“Use managed services.”
If there was one piece of advice I wish I could shout from the mountains to all cloud engineers, this would be it.
Operations, especially operations at scale, are a hard problem. Edge cases become commonplace. Failure is rampant. Automation and standardization are crucial. People with experience running software and hardware at this scale tend to be rare and expensive. The mistakes they’ve made and situations they’ve learned from aren’t easy to pick up.
When you use a managed service from one of the major cloud vendors, you’re getting access to all the wisdom of their teams and the power of their automation and systems, for the low price of their software.
A managed service is a service like AWS relational database service, Google Cloud SQL or Azure SQL Database. With all three of these services, you’re getting best of breed configuration and management for a relational database system. There’s configuration needed on your part, but hard or tedious tasks like setting up replication or backups can be done quickly and easily (take this from someone who fed and cared for a mysql replication system for years). Depending on your cloud vendor and needs, you can get managed services for key components of modern software systems like:
- File storage
- Object caches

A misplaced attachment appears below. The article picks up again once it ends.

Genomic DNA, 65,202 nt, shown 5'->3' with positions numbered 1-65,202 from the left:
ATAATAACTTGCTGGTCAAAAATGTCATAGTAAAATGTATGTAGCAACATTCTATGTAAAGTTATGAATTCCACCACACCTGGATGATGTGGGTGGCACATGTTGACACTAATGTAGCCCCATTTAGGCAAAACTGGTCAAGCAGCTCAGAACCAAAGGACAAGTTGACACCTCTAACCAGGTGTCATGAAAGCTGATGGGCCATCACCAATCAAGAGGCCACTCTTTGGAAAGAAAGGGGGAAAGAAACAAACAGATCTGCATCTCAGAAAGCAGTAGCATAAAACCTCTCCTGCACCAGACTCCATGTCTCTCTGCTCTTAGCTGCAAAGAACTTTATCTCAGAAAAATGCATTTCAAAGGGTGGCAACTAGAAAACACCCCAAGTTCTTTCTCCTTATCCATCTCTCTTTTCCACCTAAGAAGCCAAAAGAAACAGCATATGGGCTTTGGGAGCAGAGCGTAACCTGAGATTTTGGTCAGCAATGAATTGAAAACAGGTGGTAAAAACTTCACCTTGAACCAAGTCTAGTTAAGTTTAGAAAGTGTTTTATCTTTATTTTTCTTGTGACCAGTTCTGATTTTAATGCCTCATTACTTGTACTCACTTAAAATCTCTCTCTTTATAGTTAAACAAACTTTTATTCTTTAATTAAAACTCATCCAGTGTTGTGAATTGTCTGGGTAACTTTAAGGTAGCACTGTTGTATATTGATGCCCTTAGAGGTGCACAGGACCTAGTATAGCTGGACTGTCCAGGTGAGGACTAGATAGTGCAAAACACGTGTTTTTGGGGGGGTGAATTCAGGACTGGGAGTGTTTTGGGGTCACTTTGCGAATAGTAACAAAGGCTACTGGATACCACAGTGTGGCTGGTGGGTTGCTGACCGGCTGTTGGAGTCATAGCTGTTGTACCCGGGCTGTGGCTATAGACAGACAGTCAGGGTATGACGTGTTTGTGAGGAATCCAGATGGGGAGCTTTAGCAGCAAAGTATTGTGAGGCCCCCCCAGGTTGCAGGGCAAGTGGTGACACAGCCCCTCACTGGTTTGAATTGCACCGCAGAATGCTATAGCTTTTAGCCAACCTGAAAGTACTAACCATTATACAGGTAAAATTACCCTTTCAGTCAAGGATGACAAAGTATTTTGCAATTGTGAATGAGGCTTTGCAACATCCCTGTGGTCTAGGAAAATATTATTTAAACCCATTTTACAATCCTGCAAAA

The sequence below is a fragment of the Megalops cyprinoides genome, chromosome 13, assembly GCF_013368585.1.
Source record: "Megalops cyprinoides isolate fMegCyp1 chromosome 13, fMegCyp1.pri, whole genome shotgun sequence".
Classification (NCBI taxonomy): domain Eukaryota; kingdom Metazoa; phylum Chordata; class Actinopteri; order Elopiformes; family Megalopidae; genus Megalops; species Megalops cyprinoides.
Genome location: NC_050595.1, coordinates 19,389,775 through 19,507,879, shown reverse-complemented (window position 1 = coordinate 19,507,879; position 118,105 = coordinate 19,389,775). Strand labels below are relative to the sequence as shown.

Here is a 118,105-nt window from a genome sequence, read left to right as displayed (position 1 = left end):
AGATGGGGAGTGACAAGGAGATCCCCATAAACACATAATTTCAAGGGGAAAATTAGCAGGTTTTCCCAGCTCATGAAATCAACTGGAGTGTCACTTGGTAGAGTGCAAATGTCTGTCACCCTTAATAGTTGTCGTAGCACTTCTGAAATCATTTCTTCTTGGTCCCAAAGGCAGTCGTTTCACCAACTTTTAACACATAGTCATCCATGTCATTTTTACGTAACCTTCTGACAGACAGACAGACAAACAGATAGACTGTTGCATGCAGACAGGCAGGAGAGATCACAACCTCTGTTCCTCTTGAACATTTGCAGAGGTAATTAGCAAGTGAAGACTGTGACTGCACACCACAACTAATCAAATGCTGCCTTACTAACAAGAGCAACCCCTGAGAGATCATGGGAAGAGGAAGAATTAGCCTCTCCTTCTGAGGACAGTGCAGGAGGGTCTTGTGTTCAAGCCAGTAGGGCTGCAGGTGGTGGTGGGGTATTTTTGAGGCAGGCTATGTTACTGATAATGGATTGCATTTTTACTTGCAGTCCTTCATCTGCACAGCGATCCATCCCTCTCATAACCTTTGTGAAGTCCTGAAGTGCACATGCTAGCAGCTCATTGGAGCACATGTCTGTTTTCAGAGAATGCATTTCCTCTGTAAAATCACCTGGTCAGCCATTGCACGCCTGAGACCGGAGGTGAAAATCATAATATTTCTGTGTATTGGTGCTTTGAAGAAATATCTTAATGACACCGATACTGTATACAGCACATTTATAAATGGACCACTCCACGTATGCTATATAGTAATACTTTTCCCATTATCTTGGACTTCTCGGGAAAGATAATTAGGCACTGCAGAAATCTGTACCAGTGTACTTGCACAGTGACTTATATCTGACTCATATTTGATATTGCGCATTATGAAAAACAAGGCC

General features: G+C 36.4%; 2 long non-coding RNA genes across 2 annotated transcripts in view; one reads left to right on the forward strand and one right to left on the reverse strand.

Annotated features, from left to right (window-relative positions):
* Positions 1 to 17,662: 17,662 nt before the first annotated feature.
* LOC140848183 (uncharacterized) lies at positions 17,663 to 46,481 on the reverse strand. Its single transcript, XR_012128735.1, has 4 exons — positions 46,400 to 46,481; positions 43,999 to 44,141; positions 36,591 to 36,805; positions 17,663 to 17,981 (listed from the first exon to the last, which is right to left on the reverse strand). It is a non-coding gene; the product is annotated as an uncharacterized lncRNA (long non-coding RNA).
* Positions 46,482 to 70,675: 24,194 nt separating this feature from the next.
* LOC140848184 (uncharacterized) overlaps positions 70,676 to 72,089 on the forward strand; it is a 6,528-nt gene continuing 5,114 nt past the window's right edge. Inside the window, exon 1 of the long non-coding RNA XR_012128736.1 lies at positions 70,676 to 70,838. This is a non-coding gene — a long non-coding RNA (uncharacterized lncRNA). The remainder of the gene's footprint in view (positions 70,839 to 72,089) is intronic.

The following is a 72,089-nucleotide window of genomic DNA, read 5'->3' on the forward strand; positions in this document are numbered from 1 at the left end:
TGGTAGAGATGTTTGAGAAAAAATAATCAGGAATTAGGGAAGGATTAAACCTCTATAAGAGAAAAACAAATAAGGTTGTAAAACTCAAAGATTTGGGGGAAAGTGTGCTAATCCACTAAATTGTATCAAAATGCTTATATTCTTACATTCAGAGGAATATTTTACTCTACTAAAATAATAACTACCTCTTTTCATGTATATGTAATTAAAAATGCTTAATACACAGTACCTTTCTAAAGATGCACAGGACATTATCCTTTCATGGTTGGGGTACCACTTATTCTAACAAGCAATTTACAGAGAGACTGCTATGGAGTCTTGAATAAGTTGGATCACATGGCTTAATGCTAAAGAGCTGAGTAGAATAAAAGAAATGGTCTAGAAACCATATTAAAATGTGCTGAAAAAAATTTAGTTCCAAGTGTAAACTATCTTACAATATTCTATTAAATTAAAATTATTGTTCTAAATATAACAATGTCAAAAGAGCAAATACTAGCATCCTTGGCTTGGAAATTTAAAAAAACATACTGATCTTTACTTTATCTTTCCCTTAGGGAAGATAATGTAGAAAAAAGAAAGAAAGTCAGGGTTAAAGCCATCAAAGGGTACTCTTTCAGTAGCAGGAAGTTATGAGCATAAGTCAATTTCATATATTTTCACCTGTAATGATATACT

- Message queues
- Stream processing software
- ETL tools
- And more
(Note that these are all components of your application, and will still require developer time to thread together.)
You should use managed services for three reasons.
- It’s going to be operated well. The expertise that the cloud providers can provide and the automation they can afford to implement will likely surpass what you can do, especially across multiple services.
- It’s going to be cheaper. Especially when you consider employee costs. The most expensive AWS RDS instance is approximately $100k/year (full price). It’s not an apples to apples comparison, but in many countries you can’t get a database architect for that salary.
- It’s going to be faster for development. Developers can focus on connecting these pieces of infrastructure rather than learning how to set them up and run them.
A managed service doesn’t work for everyone. If you need to be able to tweak every setting, a managed service won’t let you. You may have stringent performance or security requirements that a managed service can’t meet. You may also start out with a managed service and grow out of it. (Congrats!)
Another important consideration is lock-in. Some managed services are compatible with alternatives (kubernetes services are a good example). If that is the case, you can move clouds. Others are proprietary and will require substantial reworking of your application if you need to migrate.
If you are working in the cloud and you need a building block for your application like a relational database or a message queue, start with a managed service (and self host if it doesn’t meet your needs). Leverage the operational excellence of the cloud vendors, and you’ll be able to build more, faster.